I think the truth is a bit of both.
We know that intervals based on small numbers are good, so this accounts for 2:3 3:4 4:5 5:6 3:5 there are no simpler intervals than these that can be fitted within our octave. But simplicity is not just about how small the numbers are, it is also about prime numbers. If you look at all the numbers in the scale you will notice that they can all be divided by two, three or five. The scale has a prime number limit of five, and this explains why the next smallest interval is 5:8 and not the smaller 4:7 or 5:7.
Setting a prime number limit of five keeps the sound familiar to Western ears. If we use seven as our limit then we get some more exotic sounding intervals. The intervals based on seven always remind me of traditional West African music.
The last four — 8:9, 5:9, 8:15, 15:16 — are all created by moving a fifth away from the other small number intervals, and they also fit nicely into the spaces at either end of the scale.
The √2 is not a just interval, I use it because it is the halfway point between the root and the octave, it is useful because it is a point of symmetry between the bottom and the top halves of the scale. The top and bottom halves are a mirror image of each other, except for 8:9 and 5:9.
(Note: The colors of the instrument have been changed around since writing this explanation. Sorry for the confusion, but it shouldn’t make much difference in understanding this explanation.)
My system is just an extended version of the 12-semitone scale, apart from two notes using ratios of seven, I have stuck to a prime number limit of five. The reason for using more than 12 notes is to allow for more freedom of movement.
HOW IT WAS CONSTRUCTED
I made my scale by starting with just three fundamental intervals. If we decide to use a five-limit scale, then the only prime numbers we have to base all our notes on are two, three and five.
The three fundamental intervals are made by using combinations of the prime numbers 2:3, 2:5, and 3:5.
To keep them all within the same octave 2:5 becomes 4:5. So we have 2:3 (fifth) 4:5 (major 3rd), and 3:5 (major 6th).
These intervals are inverted to make three new ones 3:4 (fourth) 5:8 (minor 6th) 5:6 (minor 3rd).
Another six are made intervals by adding neighboring intervals. If we try making new intervals by adding other ones together then we just get ones we already have. So only six new ones can be made this way.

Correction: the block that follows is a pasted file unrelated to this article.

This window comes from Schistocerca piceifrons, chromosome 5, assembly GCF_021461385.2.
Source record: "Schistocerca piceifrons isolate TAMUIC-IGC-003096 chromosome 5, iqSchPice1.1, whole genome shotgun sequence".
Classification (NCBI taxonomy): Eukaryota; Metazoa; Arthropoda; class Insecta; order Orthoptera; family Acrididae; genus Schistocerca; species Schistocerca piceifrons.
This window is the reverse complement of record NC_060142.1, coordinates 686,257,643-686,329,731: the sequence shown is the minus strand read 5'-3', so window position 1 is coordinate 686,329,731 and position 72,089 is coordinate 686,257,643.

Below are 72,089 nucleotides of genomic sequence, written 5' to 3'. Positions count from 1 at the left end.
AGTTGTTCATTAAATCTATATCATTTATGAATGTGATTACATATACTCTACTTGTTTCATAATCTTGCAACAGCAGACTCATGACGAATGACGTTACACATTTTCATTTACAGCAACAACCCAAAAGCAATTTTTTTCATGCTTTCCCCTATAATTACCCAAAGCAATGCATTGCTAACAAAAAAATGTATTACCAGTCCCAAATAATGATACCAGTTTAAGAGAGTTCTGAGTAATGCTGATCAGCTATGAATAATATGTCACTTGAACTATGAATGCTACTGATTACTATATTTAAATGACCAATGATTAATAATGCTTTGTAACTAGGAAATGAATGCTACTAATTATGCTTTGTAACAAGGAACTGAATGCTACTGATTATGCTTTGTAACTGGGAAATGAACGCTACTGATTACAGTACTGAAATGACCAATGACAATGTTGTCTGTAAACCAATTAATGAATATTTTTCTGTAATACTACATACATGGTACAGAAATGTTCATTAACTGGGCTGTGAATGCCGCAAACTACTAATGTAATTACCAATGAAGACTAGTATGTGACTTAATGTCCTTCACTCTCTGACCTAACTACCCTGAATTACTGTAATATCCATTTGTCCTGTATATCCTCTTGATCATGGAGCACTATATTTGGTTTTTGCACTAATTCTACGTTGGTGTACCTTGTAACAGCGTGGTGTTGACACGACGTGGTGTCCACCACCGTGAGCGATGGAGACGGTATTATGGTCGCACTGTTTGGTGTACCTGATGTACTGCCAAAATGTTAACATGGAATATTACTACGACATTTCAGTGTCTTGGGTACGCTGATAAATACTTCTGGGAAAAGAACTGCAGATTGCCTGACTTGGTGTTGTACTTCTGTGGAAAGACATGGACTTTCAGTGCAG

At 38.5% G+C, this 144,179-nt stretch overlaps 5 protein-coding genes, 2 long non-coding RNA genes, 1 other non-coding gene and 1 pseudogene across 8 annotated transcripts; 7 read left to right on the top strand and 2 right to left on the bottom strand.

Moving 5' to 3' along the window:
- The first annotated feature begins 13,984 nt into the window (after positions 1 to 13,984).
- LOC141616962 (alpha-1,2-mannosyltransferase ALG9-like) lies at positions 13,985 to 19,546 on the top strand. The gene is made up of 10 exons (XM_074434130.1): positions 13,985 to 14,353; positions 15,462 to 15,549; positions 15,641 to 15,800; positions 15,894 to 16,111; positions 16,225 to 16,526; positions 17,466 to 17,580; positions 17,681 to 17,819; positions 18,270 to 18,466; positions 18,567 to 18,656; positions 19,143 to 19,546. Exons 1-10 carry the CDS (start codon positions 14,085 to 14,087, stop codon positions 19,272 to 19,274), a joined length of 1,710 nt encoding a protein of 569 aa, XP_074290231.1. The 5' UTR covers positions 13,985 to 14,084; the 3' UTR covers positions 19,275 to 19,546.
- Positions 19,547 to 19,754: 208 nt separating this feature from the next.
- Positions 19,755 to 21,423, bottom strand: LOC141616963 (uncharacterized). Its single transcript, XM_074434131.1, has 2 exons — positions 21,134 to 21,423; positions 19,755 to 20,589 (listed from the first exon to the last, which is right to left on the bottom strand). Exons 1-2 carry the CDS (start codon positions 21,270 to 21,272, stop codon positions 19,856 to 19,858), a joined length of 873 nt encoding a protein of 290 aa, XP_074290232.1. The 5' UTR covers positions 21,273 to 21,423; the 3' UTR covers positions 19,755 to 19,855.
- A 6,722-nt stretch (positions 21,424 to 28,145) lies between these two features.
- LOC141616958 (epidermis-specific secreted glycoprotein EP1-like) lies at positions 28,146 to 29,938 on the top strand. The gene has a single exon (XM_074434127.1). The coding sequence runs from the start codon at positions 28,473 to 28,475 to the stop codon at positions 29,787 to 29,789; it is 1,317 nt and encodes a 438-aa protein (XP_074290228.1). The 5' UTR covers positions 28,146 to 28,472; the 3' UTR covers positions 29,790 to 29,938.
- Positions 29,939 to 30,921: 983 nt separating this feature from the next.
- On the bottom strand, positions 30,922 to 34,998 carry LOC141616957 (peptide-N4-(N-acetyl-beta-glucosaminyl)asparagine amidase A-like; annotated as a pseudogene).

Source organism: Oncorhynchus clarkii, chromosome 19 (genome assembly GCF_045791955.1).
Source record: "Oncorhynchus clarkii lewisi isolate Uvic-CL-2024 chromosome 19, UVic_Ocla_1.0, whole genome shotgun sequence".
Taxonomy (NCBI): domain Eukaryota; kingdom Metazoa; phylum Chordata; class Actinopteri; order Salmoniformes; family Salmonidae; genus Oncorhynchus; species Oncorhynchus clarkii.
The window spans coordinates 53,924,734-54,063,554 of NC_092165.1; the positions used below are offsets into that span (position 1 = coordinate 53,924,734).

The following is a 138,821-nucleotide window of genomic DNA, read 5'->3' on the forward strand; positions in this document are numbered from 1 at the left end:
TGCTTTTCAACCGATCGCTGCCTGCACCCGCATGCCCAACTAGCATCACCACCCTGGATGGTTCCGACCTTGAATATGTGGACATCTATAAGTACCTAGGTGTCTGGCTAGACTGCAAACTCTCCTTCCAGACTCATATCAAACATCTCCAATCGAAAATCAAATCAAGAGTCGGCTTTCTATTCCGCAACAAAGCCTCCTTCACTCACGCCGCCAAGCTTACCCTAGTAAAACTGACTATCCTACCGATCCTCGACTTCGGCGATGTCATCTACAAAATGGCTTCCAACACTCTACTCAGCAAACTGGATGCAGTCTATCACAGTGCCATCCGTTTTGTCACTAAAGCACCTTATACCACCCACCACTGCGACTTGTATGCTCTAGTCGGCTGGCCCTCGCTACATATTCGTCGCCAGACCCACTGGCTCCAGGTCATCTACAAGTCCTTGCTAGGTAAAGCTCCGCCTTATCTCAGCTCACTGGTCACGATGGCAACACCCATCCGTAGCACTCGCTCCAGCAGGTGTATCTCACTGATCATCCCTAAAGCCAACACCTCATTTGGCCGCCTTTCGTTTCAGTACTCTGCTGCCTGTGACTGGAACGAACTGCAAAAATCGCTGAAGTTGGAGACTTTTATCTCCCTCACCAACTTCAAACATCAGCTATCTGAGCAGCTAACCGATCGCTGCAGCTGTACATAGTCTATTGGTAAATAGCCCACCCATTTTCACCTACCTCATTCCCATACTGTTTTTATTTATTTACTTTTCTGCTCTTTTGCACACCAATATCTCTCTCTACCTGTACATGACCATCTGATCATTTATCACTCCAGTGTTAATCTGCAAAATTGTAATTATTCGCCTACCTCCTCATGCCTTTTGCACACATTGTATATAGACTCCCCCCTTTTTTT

Six new intervals are made by adding each interval to itself. These new intervals appear in the web-pattern diagram to be only connected to one other note, but the web diagram shows a small proportion of the harmonies between the notes.
Notice how in the web diagrams above, the scale has a symmetrical pattern to it. Seeing harmony as a web of interconnections can help us design keyboards and other playing interfaces. This arrangement of notes is very different from the way notes are usually arranged on an instrument, which is in order of pitch in a one-dimensional row.
While it is important to know the order of pitch of the notes from low to high, the real beauty of harmony is its dimensionless quality, the way that notes link not to their immediate neighbors but branch out to various special points. A good keyboard should represent not only the linear order of pitches but also the dimensionless web of harmony. My keyboard uses colors to show a “harmonic web” superimposed on a linear scale of notes that are arranged in order of pitch.
You may think that my system looks complicated but it is tuned to simple frequency ratios, the same ones that have been used by musicians for thousands of years. They are so natural that I was able to tune them all by ear, and I’ve got a terrible sense of pitch, I can’t even sing Happy Birthday in tune.
Most musicians don’t understand the science of tuning and are unaware of just intonation, but to the ears the difference is obvious. Listen to two more of my sound files. You can hear something special in the sound even though I am not playing anything that special.
COLOR CODING OF NOTES
I like to color code my notes to help me navigate around the keyboard by grouping related notes together with similar colors. My system is loosely based on the color wheel in and attempt to show emotional qualities of the intervals. It is not meant to be taken too literally as there is no literal relationship between colors and musical harmony, but there are some similarities.
It uses colors as a quick aid to remembering all the intervals and to help the musician build a mental map of a complex web of tonal possibilities. The symbolism I use is quite simple. A combination of three ideas.